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Middle aged heterosexual, WASP male. Semi retired, semi-sane and semi-serious. And endangered species and I'm not going quietly!!!!

Wednesday, February 13, 2008

The Church of Allan. The evolution of religion. Part 1

A serialization of the Book; The Plain Truth About God! @2002

When the ancestors of humanity made their first tentative journeys from the treetops of Africa down to the savanna at their doorstep, it was a step that made any other human endeavor, before or since, insignificant by comparison.

It was the first and original “Giant leap for mankind.”

Let’s call the leader of one of these groups that made their way to the savanna Urk!

The current thinking is that food was more plentiful on the savanna and that is what brought them out into the open.

Things finally got to the point where Urk and his wife “Lucy” journeyed out onto the plains to make a better life for themselves.

(On a side note, it is interesting to remember that Lucy made her own headlines many years later when scientist discovered her remains and termed her the ‘mother’ of humanity!)

After this, our forbearers lived as one of the great number of species of animals on the African savannas.

The great herds of Africa had a way of life not that far removed from ours. Our ancestors have spent millions of years foraging the savannas as one amongst the many, while we, (modern humans) have only spent only a few thousand years getting to know the ropes of civilization.

The human story is told in broad sweeps. We, in our humble way, were once part of the endless procession of herds and flocks that waited their turn at the watering hole in times of thirst. We came to drink, and occasionally, bolted in panic at the approach of lions or other predators.

Our ancestors of some two to three million years ago were small, hairy, ape-like creatures. Less than human but certainly more than their simian cousins.

They used sticks for digging and clubs for protection as they walked upright through the tall grass of the savanna.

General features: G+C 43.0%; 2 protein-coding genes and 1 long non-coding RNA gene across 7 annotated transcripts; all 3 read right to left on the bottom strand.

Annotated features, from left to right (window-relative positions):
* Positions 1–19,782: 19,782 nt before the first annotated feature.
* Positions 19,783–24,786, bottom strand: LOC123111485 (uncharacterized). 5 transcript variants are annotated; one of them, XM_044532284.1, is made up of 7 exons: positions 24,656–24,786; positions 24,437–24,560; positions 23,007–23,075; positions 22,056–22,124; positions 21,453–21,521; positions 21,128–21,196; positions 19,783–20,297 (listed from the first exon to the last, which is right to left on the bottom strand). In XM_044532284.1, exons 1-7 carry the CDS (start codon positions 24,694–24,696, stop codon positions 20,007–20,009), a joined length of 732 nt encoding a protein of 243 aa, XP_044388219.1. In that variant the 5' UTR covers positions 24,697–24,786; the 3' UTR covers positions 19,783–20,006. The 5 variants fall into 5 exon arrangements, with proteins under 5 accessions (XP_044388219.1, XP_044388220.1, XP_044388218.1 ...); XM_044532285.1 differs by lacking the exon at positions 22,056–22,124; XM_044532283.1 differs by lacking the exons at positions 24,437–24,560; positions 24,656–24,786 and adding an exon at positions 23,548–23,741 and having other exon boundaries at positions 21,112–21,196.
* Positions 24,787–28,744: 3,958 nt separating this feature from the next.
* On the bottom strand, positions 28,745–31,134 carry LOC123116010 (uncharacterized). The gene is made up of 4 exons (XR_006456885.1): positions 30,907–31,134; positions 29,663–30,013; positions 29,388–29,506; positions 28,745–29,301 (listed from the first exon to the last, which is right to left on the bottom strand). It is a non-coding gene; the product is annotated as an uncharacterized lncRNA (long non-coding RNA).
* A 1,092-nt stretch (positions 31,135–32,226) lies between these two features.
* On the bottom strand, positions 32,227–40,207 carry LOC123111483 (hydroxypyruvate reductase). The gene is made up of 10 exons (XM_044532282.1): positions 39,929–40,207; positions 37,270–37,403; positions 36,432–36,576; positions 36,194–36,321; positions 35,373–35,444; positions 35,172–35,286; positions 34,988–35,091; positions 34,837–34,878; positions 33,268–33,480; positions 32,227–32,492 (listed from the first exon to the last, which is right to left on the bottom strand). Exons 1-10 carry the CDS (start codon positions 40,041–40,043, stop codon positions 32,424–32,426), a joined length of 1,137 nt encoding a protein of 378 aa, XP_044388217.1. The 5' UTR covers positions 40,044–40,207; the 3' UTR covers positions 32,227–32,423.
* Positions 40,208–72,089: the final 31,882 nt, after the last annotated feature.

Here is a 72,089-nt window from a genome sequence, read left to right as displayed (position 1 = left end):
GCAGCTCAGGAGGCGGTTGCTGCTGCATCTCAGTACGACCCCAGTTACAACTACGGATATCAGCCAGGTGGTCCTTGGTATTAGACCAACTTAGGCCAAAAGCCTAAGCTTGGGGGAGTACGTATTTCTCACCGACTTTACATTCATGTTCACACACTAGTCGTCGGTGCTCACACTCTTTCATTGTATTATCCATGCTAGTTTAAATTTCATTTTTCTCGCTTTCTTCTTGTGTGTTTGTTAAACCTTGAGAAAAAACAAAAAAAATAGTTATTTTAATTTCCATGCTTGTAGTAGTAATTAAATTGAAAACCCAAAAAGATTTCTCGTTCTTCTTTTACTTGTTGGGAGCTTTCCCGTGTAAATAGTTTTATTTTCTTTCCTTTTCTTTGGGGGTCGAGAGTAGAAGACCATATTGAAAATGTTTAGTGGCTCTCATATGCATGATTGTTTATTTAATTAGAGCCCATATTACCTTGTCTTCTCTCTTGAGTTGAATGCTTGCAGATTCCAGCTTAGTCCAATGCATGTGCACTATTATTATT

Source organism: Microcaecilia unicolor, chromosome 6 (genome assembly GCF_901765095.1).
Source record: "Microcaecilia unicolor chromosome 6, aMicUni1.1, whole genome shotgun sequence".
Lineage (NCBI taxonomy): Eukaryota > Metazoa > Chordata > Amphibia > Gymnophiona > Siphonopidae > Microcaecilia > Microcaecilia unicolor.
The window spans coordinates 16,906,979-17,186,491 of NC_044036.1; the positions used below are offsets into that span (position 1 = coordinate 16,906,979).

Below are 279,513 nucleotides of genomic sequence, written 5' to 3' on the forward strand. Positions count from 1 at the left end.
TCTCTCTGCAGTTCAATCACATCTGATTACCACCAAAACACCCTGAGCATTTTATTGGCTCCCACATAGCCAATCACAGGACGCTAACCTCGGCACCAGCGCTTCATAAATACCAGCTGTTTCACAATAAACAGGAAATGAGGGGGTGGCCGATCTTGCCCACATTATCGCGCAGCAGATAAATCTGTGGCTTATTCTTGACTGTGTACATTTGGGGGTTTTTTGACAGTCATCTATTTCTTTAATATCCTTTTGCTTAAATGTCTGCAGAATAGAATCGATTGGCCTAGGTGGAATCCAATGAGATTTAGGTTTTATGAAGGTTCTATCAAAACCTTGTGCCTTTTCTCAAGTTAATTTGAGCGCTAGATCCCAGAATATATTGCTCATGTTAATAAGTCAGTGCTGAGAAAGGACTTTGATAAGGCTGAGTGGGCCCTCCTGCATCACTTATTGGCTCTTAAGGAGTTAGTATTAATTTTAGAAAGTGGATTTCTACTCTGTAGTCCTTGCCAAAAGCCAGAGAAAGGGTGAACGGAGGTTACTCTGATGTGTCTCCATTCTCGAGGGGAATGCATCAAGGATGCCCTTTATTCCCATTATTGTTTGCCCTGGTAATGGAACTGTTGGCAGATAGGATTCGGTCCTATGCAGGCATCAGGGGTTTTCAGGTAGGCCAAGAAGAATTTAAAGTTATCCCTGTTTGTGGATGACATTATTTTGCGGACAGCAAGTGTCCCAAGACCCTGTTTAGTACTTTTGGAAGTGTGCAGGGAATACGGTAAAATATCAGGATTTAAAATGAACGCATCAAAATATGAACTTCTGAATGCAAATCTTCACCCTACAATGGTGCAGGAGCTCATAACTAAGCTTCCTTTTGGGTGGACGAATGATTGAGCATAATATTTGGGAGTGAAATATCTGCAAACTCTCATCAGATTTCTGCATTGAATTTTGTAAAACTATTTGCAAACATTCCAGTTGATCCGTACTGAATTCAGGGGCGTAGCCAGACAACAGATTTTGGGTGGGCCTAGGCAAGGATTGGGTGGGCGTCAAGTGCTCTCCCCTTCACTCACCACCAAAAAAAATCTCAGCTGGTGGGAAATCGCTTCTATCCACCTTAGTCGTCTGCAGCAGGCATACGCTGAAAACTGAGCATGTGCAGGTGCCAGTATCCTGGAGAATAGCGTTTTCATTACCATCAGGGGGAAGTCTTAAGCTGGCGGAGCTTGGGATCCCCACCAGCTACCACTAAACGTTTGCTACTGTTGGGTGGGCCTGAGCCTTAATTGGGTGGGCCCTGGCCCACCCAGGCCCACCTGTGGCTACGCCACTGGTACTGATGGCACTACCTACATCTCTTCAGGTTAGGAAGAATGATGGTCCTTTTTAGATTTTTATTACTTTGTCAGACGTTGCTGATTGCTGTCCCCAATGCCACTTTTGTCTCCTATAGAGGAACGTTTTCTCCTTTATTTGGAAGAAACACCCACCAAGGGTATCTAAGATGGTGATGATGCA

Not only were the clubs protection, (Many carnivores considered hominids a tasty lunch!) but they were also weapons used to supplement their diet of plants and berries with a growing taste for meat.

Coming out of the ancestral forest, where game was scarce at best, to the abundance of herd and grazing animals on the wide plains, men found a whole new world open to them.

As they became bolder and more resourceful men started to compete with other savannah predators. This change to hunting larger animals no doubt had an effect on what was also taking place in our development as a species.

Although small in numbers at first, people spread out and developed to the point where they ranged over large portions of Africa, Southern Europe and points eastward through the Middle East, India, China, and present day Malaysia.

By the time they had migrated to these far away lands, the cooperation that was necessary for big game hunting had also put extreme evolutionary pressures on the wandering tribes.

There was a need to develop larger brains that were capable of the organizational and rudimentary linguistic tasks required for the systematic hunting of large game.

In simpler terms, humanity changed from just “being dinner” to a group of hunters who went and “got dinner.”

This major evolutionary jump was an expansion of the human brain due to increased competition with other animals and a more intricate cooperation amongst the hunters.

It was also during the process of becoming better hunters that we, at the same time, also became more human.

At one time small bands of people lived together mainly for mutual defense against other humans and the larger predators. They were considerably safer in small groups for the purpose of defense, but still-hunted individually when obtaining small game and other food.

With the shift to hunting larger animals, a new level of cooperation was required between the males actually on the hunt and the non-hunters back at home base.

Adult male hunters had to develop ways to work together. This meant a need to communicate more readily, and even more important, to temper their tendency to behave in selfish and self-serving ways.

We can safely say that the rise of Homo Sapiens culture goes hand in hand with the rise of big game hunting.

Not only did the human brain gradually increase in size to handle the complex tasks of organization and co-operation, but it also increased the level of contact with a multitude of individuals.

This necessitated a need to develop a framework of social rules and skills.

Quite simply, the birth of what made us human.............. Culture!

Allan W Janssen is the author of the book The Plain Truth About God (What the mainstream religions don't want you to know!) and is available at the web site www.God-101.com

Visit the blog "Perspective" at http://God-101.blogspot.com



Anonymous Samantha said...

I'm going to stand back and wait and see what people have to say about this. Know I'm on your side, because I'm 100% on your side. (I've actualy seen Lucy at the La Brea Tar Pits in LA, you can't really argue against it when you've seen it!)

Wednesday, February 13, 2008 11:44:00 a.m.  
Blogger Allan said...

Sam I know you're 100% on my side, but will you still love me in the morning?

Wednesday, February 13, 2008 11:45:00 a.m.  

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